(2) Preparation for printing (P0 -P5):

When a drive signal is applied to motor 16 to rotate in the direction of arrow C with carriage 1 in the standby position P0 as shown in FIG. 4, motor gear 5 is rotated in the direction of arrow C to rotate gears 3 and 4 in the directions of arrows E and G, respectively. Carriage 1 with rack 101 meshing with drive gear 3 now begins moving in the direction of arrow K. When carriage 1 reaches the position P1, cylindrical cam 6 starts being rotated in the direction of arrow B (FIGS. 1A and 2) by driver 103 in carriage 1, and continues to rotate until carriage 1 arrives at the position P2 after traversing the interval S3. Since one-way clutch 7 does not transmit rotation in the direction of arrow B, clutch gear 8, paper feed gear 9, and paper feed roller 11 remain at rest. As carriage 1 reaches the position P3, carriage 1 disengages from a release surface 122 and engages slant cam 121. While carriage 1 moves for the interval S2 to the position P4, platen holder 12 is turned about paper feed shaft 10 in the direction of arrow J under the resilient force of spring 14. In the position P4, thermal head 2 is pressed against platen 13 with a sheet 17 of recording paper interposed therebetween so that thermal head 2 will be held in intimate contact with sheet 17. Carriage 1 further moves to a printing start position P5 in which it is readied for the printing operation as best illustrated in FIG. 5.

(3) Printing:

When the parts are ready for printing, a drive signal is applied to motor 16 to rotate in the direction of arrow C, and motor gear 5 rotates in the direction of arrow C to rotate drive gears 3 and 4 in the directions of arrows E and G, respectively. Carriage 1 moves in the direction of arrow K for an interval smaller than an interval S1 up to a position P6 in response to print data supplied from an external source. During such movement of carriage 1, thermal head 2 presses sheet 17 against platen 13 and effects predetermined printing thereon.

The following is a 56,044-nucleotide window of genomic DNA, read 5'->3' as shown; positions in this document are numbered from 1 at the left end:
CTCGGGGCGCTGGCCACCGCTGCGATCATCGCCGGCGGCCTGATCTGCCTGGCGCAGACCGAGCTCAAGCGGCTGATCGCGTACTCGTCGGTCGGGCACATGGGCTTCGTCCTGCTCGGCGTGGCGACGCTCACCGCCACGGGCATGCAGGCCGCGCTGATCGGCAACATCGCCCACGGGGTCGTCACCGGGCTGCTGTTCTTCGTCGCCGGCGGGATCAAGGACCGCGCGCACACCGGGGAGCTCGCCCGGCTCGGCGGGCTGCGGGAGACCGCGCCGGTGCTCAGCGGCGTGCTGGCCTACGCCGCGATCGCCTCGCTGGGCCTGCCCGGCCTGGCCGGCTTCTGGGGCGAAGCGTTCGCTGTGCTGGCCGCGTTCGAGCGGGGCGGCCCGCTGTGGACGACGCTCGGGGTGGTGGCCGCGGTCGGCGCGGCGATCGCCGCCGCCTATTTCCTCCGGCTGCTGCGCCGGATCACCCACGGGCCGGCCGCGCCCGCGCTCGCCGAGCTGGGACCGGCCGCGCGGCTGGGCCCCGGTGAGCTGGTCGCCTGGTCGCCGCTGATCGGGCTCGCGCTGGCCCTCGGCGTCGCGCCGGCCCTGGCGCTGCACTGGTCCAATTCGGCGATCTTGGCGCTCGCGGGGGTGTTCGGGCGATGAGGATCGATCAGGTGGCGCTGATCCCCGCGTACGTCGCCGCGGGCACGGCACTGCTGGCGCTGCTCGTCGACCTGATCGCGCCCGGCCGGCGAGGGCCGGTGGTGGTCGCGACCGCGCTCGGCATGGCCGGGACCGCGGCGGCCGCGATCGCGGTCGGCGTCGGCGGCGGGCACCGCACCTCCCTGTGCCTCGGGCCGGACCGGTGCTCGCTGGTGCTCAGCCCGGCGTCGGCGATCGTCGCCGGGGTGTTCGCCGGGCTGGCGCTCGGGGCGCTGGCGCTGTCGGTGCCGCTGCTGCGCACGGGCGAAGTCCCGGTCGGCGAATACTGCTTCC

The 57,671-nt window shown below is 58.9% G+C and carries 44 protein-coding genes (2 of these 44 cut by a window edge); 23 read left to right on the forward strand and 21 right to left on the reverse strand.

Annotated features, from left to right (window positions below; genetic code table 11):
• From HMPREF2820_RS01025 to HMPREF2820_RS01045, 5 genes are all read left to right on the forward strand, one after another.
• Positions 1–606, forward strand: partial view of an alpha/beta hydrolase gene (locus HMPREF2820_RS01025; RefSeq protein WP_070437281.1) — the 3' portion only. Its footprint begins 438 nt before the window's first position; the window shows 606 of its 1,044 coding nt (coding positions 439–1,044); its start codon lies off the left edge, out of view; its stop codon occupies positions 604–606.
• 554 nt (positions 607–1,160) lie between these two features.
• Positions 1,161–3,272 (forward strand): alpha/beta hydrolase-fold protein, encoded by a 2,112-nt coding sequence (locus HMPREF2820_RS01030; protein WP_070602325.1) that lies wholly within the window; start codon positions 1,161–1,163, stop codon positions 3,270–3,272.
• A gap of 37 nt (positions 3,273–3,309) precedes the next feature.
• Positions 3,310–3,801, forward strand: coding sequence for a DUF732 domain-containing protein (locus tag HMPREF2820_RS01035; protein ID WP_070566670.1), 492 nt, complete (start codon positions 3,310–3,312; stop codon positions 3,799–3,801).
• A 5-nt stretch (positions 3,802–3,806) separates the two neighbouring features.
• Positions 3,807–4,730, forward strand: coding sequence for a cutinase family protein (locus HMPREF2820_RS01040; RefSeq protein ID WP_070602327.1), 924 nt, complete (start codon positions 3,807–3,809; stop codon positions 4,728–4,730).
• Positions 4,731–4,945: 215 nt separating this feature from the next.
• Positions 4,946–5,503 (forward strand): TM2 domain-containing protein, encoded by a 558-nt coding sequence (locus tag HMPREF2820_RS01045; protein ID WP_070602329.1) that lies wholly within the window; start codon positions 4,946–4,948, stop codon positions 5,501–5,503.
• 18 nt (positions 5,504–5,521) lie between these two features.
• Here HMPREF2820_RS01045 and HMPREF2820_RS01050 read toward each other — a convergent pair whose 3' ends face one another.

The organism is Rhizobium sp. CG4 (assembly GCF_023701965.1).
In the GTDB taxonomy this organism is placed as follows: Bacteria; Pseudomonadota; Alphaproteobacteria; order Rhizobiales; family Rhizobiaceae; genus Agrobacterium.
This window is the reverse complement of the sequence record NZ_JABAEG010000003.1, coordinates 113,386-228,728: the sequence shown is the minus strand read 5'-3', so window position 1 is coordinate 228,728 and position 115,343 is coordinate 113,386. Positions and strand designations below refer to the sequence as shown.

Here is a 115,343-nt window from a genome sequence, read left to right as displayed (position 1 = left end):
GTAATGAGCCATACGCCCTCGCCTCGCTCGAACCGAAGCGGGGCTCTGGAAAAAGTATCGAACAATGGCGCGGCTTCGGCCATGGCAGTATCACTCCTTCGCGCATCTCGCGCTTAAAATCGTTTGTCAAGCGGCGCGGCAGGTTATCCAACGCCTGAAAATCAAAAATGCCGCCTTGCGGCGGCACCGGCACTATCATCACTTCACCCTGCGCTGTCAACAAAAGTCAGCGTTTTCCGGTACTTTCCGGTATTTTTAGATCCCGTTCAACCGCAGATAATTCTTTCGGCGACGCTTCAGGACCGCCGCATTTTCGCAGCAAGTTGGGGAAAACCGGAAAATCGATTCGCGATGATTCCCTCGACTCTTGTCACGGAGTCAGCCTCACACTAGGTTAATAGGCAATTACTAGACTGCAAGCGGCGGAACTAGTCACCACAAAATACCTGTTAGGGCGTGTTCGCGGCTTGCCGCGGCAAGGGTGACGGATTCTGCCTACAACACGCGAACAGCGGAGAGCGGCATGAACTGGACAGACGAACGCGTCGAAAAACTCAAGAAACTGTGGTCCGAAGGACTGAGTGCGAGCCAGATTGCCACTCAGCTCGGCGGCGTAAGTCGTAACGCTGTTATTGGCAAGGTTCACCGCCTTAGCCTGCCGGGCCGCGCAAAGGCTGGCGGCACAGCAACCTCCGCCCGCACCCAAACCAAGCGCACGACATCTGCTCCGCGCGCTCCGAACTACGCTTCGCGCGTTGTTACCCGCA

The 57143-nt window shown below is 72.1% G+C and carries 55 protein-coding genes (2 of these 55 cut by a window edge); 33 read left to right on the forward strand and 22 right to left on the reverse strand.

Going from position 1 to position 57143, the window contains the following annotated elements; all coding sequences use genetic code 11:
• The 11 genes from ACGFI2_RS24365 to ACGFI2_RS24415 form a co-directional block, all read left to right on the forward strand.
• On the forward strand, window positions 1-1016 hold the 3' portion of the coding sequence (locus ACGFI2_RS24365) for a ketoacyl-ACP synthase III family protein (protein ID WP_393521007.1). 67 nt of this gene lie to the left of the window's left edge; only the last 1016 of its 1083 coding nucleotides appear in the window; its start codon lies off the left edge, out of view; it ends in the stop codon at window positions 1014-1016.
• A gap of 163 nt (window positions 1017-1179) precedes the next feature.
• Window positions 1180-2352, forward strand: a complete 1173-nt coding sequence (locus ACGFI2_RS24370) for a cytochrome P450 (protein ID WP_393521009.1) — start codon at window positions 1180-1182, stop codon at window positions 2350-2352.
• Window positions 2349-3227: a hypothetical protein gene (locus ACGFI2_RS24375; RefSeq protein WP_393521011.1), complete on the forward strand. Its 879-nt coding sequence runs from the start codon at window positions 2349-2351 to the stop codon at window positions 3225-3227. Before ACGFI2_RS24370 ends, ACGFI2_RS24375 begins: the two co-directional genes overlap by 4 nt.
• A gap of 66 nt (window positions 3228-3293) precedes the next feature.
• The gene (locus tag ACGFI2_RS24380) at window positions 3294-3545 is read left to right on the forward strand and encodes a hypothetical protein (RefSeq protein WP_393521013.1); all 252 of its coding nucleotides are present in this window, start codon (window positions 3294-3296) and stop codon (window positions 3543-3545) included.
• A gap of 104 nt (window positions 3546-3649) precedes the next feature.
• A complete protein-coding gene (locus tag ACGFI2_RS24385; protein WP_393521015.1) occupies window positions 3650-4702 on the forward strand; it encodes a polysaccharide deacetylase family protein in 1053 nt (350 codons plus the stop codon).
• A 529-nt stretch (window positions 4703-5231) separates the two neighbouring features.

Where carriage 1 travels for a relatively small interval (fewer than the number of character positions) during the printing operation, rack 101 is kept in mesh with drive gear 3 only. As carriage 1 moves a longer interval, rack 101 is caused to mesh with both drive gears 3 and 4 simultaneously (FIG. 3) and then with drive gear 4 only. Carriage 1 thus moves in the direction of arrow K by being driven by motor 16.

(4) Return:

When carriage 1 moves to a prescribed position between the positions P5 and P6 dependent on print data supplied from the external source to thereby complete the printing operation, a drive signal is fed to motor 16 to rotate in the direction of arrow D. Motor gear 5 is rotated in the direction of arrow D, and drive gears 3 and 4 are rotated in the directions of arrows F and H, respectively. Rack 101 is brought into mesh with at least one of the drive gears 3 and 4, and carriage 1 returns in the direction of arrow L.

(5) Platen Release:

When carriage 1 moves past the position P5 in the direction of arrow L and reaches the position P4, carriage 1 engages slant cam 121 on platen holder 12, and further moves the interval S2 in the direction of arrow L. Before reaching the position P3, platen holder 12 is caused by slant cam 121 to turn about paper feed shaft 10 in the direction of arrow I against the resiliency of spring 14, whereupon thermal head 2 is released from pressed engagement with platen 13.

(6) Paper feed (P2 -P1):

Carriage 1 further moves past the position P3 in the direction of arrow L until carriage 1 arrives at the position P2 as shown in FIG. 6. Cylindrical cam 6 starts to be turned in the direction of arrow A by driver 103 for a predetermined angular interval before carriage 1 further moves in the direction of arrow L and reaches the position P1. Since the one-way clutch 7 can transmit rotation in the direction of arrow A only, clutch gear 8 rotates in the direction of arrow A to rotate paper feed roller 11 in the direction of arrow I through the intermediary of paper feed gear 9 and paper feed shaft 10, thereby feeding sheet 17 for a prescribed interval.

(7) Stop:

When carriage 1 further moves past the position P1 in the direction of arrow L, carriage 1 is brought into abutting engagement with righthand sidewall 151 of frame 15 in the standby position P0. Carriage 1 is thus stopped in the standby position P0.